After about six straight months of a string of profound disappointments, crises, and of life-altering grief, the storm seems to have mostly stopped. What truly amazed me in the past weeks is that whenever I felt I was getting too far out into the water, there was always an unexpected piece of driftwood for me to hold onto, a kind person to reach out to me, more grace to sustain me. Of all the times life has taken me to that place of feeling like I might drown, I'm not sure if I realized how much that grace was there with me.

In my experience, when the universe hands me a crisis, it is giving me an opportunity to let go of something, or to let go of someone. After not having the chance to write for six months, and after my life seems to have re-wired itself, I felt this need to walk across Highway One, and to stand at the edge of the ocean, because this seemed like a place where a person would begin again.

We can spend so much of our younger days trying to be enough for everyone's expectations, but what I really want is not having to keep up. In my Gen X school days, when the last week would come before summer break, the teacher would take down the images on the bulletin boards and nothing was left but a few staples and the remnants of colored paper like leaves from the seasons that we had just weathered. I would get this feeling of relief that I had nothing else to prove, because the year was over, that I no longer had to be cool enough or smart enough - and that I could just be myself for a while.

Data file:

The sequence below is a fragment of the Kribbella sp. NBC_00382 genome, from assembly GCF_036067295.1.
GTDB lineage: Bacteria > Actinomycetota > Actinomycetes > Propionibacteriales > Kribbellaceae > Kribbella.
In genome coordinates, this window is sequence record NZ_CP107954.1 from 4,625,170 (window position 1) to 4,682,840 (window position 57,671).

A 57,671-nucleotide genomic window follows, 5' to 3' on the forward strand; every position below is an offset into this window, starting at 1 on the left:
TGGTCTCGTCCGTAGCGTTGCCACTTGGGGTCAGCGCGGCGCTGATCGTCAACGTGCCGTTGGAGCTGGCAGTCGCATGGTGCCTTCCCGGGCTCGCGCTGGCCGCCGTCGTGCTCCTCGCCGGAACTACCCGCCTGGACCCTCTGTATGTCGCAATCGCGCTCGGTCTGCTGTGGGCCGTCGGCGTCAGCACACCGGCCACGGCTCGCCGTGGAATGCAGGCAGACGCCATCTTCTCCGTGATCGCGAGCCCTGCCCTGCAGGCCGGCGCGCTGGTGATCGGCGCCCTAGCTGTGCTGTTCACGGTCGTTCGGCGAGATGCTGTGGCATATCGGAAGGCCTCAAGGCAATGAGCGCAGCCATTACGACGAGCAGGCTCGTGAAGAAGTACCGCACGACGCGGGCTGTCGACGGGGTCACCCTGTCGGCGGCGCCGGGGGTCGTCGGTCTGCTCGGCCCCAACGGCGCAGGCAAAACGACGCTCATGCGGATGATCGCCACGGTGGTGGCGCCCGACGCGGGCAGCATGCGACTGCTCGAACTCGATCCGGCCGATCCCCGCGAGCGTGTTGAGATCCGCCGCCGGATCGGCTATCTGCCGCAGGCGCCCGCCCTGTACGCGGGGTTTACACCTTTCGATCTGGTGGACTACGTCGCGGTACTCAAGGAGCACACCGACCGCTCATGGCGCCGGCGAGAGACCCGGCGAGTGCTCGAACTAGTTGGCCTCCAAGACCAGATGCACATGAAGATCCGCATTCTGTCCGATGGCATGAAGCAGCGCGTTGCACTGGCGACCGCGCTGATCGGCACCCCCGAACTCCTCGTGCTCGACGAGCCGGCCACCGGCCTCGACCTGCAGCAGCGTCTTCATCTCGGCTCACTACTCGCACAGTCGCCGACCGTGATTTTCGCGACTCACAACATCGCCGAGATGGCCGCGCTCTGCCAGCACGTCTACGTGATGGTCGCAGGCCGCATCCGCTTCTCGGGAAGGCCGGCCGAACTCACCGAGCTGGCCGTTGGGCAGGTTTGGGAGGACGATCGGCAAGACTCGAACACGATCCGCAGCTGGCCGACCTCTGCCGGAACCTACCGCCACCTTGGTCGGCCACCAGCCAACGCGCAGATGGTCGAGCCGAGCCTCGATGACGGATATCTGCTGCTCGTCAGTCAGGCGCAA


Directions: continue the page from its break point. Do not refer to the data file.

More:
I have reached this place where I am gradually able to let go of what I thought should be. I've been saying the few, simple lines of the serenity prayer at night. The fuller, original version of this prayer looks as if the writer had skimmed centuries of wisdom from all the major religions of the world. It's a profound enough prayer to be part of the foundation of 12-step programs.

I am realizing that the courage to change the things that I can has been a force in me all along, it's just much bigger now. It's as fierce as any crisis that I have lived through. It helps me to say what needs to be said in the moment and somehow even helps me learn to listen more. And when I have spoken my peace and someone does not listen in return, this is my cue to just peacefully walk away. I have learned in these past months to take life one day, and even one hour, at a time. I am learning to accept the things I cannot change when I have tried for many years and decades to change them.

I am now on side two. 

(c) 2018 - writing and photos by Chloe Koffas